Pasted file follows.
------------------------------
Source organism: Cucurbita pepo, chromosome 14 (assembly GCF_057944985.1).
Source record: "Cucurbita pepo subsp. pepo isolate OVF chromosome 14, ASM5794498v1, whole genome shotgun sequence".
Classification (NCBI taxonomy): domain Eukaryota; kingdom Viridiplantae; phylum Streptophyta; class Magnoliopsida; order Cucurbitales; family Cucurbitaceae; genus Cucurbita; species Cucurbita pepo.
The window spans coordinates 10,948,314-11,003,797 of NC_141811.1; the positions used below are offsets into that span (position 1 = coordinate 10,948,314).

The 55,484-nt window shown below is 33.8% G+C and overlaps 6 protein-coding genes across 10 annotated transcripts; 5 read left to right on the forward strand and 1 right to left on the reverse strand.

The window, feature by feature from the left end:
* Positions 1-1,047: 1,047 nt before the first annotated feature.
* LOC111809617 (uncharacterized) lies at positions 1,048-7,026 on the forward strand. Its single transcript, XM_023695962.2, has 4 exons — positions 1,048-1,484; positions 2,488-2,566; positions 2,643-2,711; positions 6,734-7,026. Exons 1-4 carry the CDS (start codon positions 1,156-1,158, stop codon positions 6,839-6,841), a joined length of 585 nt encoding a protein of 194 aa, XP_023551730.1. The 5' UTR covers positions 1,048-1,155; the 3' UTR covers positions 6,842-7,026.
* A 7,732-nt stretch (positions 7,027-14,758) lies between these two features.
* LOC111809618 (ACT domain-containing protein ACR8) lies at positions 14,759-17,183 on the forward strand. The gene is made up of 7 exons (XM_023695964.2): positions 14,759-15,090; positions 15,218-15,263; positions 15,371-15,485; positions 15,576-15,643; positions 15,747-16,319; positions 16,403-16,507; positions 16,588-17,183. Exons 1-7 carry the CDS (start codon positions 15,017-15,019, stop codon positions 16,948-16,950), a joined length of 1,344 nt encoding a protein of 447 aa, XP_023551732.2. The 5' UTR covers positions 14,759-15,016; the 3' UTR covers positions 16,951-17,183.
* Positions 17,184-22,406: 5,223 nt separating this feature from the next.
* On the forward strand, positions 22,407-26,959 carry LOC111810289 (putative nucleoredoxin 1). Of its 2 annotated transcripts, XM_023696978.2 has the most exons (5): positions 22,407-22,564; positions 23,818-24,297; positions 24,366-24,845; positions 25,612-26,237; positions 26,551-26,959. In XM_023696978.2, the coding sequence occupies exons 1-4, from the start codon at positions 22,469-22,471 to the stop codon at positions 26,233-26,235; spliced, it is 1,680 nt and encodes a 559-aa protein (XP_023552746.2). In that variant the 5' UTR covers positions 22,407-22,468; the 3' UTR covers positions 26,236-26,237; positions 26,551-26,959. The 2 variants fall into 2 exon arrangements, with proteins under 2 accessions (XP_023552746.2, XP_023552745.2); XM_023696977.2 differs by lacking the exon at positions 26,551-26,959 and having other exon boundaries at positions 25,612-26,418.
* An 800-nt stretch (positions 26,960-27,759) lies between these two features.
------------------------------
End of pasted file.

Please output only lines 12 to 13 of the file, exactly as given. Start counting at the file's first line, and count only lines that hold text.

* On the forward strand, positions 22,407-26,959 carry LOC111810289 (putative nucleoredoxin 1). Of its 2 annotated transcripts, XM_023696978.2 has the most exons (5): positions 22,407-22,564; positions 23,818-24,297; positions 24,366-24,845; positions 25,612-26,237; positions 26,551-26,959. In XM_023696978.2, the coding sequence occupies exons 1-4, from the start codon at positions 22,469-22,471 to the stop codon at positions 26,233-26,235; spliced, it is 1,680 nt and encodes a 559-aa protein (XP_023552746.2). In that variant the 5' UTR covers positions 22,407-22,468; the 3' UTR covers positions 26,236-26,237; positions 26,551-26,959. The 2 variants fall into 2 exon arrangements, with proteins under 2 accessions (XP_023552746.2, XP_023552745.2); XM_023696977.2 differs by lacking the exon at positions 26,551-26,959 and having other exon boundaries at positions 25,612-26,418.
* An 800-nt stretch (positions 26,960-27,759) lies between these two features.